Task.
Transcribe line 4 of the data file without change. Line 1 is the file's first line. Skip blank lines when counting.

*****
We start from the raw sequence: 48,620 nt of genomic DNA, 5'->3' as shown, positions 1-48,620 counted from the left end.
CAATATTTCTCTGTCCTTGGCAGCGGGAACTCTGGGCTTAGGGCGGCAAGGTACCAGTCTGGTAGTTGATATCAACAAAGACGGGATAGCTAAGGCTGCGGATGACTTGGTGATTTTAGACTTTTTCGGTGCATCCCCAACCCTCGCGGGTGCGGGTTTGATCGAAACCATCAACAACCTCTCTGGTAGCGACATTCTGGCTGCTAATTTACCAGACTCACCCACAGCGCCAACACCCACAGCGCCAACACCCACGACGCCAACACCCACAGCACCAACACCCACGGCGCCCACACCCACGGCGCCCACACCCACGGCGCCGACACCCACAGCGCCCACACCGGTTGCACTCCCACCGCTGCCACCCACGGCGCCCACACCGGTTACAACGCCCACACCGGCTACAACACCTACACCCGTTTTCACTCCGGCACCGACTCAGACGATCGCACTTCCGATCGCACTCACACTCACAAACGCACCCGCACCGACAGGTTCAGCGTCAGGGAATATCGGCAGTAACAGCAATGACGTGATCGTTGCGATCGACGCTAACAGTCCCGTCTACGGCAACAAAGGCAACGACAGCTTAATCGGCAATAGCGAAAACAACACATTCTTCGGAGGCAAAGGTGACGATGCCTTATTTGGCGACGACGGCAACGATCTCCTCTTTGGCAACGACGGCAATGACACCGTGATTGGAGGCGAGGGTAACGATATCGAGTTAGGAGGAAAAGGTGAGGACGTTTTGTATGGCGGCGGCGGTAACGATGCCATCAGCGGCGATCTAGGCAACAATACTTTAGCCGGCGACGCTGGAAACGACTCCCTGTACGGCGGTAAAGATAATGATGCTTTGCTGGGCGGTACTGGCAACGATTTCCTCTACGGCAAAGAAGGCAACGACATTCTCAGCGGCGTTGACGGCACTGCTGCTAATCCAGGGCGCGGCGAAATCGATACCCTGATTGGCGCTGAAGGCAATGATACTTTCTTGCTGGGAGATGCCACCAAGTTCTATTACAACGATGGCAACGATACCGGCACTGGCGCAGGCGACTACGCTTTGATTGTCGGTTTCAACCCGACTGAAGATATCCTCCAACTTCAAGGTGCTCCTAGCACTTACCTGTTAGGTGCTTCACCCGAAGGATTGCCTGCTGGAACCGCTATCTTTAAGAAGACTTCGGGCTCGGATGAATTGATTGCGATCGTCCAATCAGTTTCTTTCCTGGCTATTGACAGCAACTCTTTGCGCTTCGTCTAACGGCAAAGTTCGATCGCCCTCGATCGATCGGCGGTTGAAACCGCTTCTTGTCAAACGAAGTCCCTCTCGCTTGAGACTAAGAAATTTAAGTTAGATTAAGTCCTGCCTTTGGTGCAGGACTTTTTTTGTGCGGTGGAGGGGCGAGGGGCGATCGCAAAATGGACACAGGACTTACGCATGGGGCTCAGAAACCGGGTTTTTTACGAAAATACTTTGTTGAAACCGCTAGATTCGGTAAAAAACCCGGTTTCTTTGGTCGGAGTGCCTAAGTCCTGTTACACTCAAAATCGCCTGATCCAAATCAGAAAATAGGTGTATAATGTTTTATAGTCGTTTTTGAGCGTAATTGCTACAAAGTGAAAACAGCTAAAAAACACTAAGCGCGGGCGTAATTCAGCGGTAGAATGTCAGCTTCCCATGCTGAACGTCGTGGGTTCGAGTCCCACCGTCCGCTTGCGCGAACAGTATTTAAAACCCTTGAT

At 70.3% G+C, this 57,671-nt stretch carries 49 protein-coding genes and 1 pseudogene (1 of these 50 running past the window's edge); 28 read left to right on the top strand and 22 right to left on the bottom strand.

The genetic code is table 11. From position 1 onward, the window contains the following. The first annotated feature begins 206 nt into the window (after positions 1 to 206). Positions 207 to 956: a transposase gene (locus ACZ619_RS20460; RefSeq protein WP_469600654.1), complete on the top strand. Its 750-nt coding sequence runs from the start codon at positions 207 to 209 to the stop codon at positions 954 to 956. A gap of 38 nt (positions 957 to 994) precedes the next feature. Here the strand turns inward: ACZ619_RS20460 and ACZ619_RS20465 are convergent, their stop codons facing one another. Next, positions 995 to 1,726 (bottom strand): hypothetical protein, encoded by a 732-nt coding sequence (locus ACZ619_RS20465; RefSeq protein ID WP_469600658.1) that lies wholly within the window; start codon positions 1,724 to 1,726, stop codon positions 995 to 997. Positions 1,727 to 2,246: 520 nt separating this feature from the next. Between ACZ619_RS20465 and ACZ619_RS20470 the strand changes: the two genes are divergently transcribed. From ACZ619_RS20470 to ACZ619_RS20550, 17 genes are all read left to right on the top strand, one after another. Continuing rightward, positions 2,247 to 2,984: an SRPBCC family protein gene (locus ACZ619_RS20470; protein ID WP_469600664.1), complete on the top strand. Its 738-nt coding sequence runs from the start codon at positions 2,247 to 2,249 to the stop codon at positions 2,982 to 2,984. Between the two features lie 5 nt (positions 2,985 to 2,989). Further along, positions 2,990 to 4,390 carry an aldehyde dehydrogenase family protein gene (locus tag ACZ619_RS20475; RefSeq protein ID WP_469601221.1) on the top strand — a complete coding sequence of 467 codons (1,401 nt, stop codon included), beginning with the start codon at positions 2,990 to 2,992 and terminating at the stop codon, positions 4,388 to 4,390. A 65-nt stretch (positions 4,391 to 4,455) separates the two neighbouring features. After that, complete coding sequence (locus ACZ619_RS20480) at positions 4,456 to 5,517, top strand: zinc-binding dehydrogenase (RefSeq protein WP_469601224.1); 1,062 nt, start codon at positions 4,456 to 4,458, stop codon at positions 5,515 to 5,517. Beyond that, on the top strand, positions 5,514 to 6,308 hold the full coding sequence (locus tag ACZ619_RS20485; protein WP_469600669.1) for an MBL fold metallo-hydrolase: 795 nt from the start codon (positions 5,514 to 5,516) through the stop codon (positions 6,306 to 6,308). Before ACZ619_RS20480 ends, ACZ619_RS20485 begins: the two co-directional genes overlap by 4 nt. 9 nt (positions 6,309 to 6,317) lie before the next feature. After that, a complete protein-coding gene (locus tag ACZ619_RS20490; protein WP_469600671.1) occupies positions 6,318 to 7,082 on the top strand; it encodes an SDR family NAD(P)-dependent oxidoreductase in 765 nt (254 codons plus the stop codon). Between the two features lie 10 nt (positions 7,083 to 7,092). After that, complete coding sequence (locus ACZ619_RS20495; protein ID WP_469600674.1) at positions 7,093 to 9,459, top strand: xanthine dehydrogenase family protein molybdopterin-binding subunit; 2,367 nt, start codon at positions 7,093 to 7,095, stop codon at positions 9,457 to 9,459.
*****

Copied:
The genetic code is table 11. From position 1 onward, the window contains the following. The first annotated feature begins 206 nt into the window (after positions 1 to 206). Positions 207 to 956: a transposase gene (locus ACZ619_RS20460; RefSeq protein WP_469600654.1), complete on the top strand. Its 750-nt coding sequence runs from the start codon at positions 207 to 209 to the stop codon at positions 954 to 956. A gap of 38 nt (positions 957 to 994) precedes the next feature. Here the strand turns inward: ACZ619_RS20460 and ACZ619_RS20465 are convergent, their stop codons facing one another. Next, positions 995 to 1,726 (bottom strand): hypothetical protein, encoded by a 732-nt coding sequence (locus ACZ619_RS20465; RefSeq protein ID WP_469600658.1) that lies wholly within the window; start codon positions 1,724 to 1,726, stop codon positions 995 to 997. Positions 1,727 to 2,246: 520 nt separating this feature from the next. Between ACZ619_RS20465 and ACZ619_RS20470 the strand changes: the two genes are divergently transcribed. From ACZ619_RS20470 to ACZ619_RS20550, 17 genes are all read left to right on the top strand, one after another. Continuing rightward, positions 2,247 to 2,984: an SRPBCC family protein gene (locus ACZ619_RS20470; protein ID WP_469600664.1), complete on the top strand. Its 738-nt coding sequence runs from the start codon at positions 2,247 to 2,249 to the stop codon at positions 2,982 to 2,984. Between the two features lie 5 nt (positions 2,985 to 2,989). Further along, positions 2,990 to 4,390 carry an aldehyde dehydrogenase family protein gene (locus tag ACZ619_RS20475; RefSeq protein ID WP_469601221.1) on the top strand — a complete coding sequence of 467 codons (1,401 nt, stop codon included), beginning with the start codon at positions 2,990 to 2,992 and terminating at the stop codon, positions 4,388 to 4,390. A 65-nt stretch (positions 4,391 to 4,455) separates the two neighbouring features. After that, complete coding sequence (locus ACZ619_RS20480) at positions 4,456 to 5,517, top strand: zinc-binding dehydrogenase (RefSeq protein WP_469601224.1); 1,062 nt, start codon at positions 4,456 to 4,458, stop codon at positions 5,515 to 5,517. Beyond that, on the top strand, positions 5,514 to 6,308 hold the full coding sequence (locus tag ACZ619_RS20485; protein WP_469600669.1) for an MBL fold metallo-hydrolase: 795 nt from the start codon (positions 5,514 to 5,516) through the stop codon (positions 6,306 to 6,308). Before ACZ619_RS20480 ends, ACZ619_RS20485 begins: the two co-directional genes overlap by 4 nt. 9 nt (positions 6,309 to 6,317) lie before the next feature. After that, a complete protein-coding gene (locus tag ACZ619_RS20490; protein WP_469600671.1) occupies positions 6,318 to 7,082 on the top strand; it encodes an SDR family NAD(P)-dependent oxidoreductase in 765 nt (254 codons plus the stop codon). Between the two features lie 10 nt (positions 7,083 to 7,092). After that, complete coding sequence (locus ACZ619_RS20495; protein ID WP_469600674.1) at positions 7,093 to 9,459, top strand: xanthine dehydrogenase family protein molybdopterin-binding subunit; 2,367 nt, start codon at positions 7,093 to 7,095, stop codon at positions 9,457 to 9,459.